Inspired by Lichfield GP Dr Gulshan Kaul, staff from MPFT and other partner organisations showed a real appetite for integration and the development of a new pathway. The engagement of all partners from the very beginning has meant ownership of the process, implementation and governance.
Using primary care risk indicators, those living at home with frailty are identified by the GP practice. They are then referred to a Single Point of Access (SPOC) and each patient is offered a holistic assessment by an Elderly Care Facilitator (Elcaf) in their home where health advice, signposting and onward referrals can be made.
People may be offered a 1 hour appointment at a Staying Well Clinic, where they can be seen by a number of clinicians including a geriatrician, prescribing pharmacist, occupational therapist, a memory service professional, and a social prescriber who come to the patient rather than the other way around. The citizen is put at the centre of their care planning and given the time to discuss their needs. Following the appointment a personalised care plan is provided which is monitored and followed up by the Elcaf.
This preventative model demonstrates true integration, across a range of organisations and services. By supporting people with mild to moderate frailty it is anticipated it will reduce emergency admissions and reduce service pressures across the board.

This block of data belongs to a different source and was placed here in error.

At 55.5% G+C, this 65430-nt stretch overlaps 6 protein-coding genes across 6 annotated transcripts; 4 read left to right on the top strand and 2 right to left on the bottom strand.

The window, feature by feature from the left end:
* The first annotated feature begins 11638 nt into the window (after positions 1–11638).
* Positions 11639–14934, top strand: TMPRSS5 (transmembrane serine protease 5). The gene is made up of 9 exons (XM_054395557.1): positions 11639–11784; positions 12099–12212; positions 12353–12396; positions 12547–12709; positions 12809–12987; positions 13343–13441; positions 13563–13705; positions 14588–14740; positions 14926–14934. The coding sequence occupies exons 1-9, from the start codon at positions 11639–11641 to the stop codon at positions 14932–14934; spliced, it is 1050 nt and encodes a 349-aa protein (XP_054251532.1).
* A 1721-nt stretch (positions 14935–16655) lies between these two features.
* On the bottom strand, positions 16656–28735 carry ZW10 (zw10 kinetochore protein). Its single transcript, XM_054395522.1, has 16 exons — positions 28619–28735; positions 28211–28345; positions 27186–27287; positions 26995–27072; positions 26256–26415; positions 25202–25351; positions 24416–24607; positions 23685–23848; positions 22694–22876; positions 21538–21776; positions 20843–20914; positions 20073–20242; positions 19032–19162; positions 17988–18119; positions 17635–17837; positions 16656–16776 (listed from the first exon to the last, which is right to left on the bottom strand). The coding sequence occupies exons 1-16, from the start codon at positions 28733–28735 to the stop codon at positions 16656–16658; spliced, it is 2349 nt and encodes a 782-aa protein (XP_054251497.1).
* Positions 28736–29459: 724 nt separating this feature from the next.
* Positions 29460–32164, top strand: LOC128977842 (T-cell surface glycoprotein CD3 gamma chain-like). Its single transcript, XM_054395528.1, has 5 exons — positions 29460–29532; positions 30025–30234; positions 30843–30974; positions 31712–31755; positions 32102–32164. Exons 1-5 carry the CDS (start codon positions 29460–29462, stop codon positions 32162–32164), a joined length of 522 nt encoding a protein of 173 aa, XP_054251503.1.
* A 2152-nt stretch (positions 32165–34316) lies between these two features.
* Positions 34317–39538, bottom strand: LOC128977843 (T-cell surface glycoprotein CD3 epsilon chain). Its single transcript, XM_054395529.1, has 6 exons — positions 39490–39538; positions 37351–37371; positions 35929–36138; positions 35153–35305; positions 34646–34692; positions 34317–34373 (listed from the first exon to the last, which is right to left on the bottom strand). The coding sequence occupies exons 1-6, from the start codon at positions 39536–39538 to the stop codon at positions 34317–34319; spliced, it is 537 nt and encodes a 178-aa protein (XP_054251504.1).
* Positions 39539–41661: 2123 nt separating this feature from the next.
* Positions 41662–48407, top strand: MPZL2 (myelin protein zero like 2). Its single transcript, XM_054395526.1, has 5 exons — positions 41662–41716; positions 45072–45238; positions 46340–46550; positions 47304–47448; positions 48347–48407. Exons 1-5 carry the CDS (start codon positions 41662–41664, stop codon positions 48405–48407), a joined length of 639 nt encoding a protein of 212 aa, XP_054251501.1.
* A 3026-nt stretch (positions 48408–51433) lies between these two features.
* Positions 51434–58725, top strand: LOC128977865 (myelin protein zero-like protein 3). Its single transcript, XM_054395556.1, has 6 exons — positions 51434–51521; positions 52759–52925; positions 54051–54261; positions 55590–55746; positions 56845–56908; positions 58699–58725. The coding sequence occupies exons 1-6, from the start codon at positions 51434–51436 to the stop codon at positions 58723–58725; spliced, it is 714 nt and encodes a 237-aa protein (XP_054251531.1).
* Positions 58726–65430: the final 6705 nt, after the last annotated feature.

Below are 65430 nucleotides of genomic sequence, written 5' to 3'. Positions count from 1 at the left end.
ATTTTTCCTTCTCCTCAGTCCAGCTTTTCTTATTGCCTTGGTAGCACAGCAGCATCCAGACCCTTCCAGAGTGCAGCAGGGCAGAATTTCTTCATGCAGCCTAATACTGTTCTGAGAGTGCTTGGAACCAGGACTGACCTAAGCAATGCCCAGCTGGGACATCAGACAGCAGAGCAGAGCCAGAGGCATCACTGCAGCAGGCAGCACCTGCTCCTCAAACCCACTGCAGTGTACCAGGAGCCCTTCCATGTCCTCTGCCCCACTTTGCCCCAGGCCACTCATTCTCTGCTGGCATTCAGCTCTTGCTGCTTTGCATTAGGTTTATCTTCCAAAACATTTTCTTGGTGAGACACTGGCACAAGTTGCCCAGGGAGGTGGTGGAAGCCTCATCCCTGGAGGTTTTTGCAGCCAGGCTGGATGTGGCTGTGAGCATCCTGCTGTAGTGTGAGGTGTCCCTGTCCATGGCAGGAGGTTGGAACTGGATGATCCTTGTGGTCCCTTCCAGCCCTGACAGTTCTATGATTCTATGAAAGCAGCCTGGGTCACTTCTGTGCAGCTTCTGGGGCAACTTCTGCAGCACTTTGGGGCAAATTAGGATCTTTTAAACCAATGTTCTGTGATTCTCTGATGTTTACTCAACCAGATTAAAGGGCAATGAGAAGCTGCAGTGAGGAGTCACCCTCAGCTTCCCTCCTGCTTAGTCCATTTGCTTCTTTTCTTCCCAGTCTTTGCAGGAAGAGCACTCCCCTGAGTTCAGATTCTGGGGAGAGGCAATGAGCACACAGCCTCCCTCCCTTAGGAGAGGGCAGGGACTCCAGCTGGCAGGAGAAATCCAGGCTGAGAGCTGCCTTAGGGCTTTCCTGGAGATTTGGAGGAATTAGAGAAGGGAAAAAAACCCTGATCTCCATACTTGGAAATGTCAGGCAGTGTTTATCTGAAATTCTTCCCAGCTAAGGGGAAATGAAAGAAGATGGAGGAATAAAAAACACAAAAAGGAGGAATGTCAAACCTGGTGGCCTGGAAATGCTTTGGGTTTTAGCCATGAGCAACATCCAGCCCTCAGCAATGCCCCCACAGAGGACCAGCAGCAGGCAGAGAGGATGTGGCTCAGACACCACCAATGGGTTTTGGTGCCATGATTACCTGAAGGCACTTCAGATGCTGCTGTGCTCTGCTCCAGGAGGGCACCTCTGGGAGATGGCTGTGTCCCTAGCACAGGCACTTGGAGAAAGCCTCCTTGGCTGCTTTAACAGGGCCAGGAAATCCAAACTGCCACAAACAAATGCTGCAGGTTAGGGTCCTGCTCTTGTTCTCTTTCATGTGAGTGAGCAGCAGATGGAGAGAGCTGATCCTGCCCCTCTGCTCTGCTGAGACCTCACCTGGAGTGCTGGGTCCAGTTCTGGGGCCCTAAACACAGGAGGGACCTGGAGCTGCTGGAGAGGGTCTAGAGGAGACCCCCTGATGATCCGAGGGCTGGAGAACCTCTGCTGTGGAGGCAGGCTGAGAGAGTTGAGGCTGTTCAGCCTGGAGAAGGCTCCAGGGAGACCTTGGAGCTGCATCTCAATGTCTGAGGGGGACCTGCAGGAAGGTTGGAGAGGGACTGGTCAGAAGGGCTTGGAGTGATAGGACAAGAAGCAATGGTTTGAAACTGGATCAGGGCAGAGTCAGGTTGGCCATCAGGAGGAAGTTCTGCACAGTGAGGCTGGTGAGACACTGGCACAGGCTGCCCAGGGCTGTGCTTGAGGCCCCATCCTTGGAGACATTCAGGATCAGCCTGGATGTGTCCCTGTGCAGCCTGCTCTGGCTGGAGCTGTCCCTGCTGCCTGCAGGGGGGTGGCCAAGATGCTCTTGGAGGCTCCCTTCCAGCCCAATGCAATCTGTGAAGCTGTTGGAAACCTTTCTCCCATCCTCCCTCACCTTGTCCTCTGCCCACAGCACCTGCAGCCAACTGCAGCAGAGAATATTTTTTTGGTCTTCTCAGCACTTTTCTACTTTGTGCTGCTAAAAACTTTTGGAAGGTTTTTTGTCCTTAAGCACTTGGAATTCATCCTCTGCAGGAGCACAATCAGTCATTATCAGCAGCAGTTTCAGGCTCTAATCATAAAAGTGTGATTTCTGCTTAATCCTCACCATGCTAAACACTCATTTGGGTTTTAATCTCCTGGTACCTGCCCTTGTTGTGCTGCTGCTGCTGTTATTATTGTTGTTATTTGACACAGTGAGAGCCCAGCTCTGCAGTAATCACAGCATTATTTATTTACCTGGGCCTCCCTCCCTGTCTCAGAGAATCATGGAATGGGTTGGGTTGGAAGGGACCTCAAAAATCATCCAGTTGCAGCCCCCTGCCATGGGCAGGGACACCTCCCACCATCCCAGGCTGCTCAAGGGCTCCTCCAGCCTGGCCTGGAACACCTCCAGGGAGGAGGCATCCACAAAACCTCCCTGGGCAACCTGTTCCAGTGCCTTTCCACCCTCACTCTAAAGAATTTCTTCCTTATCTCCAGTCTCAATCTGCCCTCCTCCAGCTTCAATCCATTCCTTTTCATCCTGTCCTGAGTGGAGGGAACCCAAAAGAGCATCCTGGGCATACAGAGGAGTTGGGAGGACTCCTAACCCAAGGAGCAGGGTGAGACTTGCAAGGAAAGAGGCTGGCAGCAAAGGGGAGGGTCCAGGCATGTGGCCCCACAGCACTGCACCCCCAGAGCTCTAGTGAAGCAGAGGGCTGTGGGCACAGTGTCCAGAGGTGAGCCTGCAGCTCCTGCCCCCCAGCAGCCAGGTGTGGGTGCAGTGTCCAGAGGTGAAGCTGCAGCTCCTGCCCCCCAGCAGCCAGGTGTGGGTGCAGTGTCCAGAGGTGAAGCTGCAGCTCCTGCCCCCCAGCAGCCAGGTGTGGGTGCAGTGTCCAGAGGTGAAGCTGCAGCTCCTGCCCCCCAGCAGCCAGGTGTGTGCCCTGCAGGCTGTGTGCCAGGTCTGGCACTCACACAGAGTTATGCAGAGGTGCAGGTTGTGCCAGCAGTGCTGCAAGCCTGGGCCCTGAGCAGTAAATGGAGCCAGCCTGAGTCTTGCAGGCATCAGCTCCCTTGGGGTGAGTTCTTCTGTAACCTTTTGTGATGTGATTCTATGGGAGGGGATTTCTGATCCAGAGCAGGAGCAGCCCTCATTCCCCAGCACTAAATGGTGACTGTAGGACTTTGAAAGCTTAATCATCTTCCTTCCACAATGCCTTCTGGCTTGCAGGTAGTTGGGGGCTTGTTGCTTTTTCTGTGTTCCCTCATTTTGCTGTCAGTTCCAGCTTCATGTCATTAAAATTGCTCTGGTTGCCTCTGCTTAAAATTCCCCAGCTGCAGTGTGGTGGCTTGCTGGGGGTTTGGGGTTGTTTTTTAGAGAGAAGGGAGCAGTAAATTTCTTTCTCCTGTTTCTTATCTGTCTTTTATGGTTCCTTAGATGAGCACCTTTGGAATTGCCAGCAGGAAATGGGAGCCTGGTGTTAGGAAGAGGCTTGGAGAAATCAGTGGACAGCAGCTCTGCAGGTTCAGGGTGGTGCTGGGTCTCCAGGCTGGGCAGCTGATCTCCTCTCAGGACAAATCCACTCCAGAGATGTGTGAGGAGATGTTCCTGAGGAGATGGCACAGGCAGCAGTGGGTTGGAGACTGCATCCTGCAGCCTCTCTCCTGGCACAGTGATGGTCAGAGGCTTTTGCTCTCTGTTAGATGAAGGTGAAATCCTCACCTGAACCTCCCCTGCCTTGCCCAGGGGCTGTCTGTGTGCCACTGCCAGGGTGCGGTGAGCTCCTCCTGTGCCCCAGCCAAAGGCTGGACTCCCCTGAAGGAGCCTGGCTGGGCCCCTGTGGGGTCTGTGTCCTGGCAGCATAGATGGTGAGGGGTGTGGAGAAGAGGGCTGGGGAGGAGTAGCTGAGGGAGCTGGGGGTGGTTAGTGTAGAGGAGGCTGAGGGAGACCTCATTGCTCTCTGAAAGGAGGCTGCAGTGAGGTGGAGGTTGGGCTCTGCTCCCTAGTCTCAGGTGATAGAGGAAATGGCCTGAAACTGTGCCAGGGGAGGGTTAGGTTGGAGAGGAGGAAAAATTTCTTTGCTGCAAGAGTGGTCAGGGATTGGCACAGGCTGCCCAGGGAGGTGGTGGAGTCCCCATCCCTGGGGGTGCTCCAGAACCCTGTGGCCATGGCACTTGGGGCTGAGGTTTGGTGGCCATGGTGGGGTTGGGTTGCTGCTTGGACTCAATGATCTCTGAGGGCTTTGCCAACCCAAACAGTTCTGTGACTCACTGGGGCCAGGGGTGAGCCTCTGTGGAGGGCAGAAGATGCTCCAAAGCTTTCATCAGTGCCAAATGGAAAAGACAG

Nominated by Michael Fabricant, Lichfield MP, the Staying Well Service was recently successful in the NHS Parliamentary Awards and was named regional champion in the Health Equalities category.
Liz Latham (team coordinator for the Staying Well Service MPFT) along with Dr Gulshan Kaul (GP at Westgate practice) and Dr Bhaskar Mukherjee (Geriatrician) attended the awards ceremony at the House of Commons in London on 10 July 2019.
Dr Shammy Noor, Chair South East Staffordshire and Seisdon Peninsula CCG commented “I am really proud of the whole team and their well deserved success which is a credit to our local clinicians and community services”.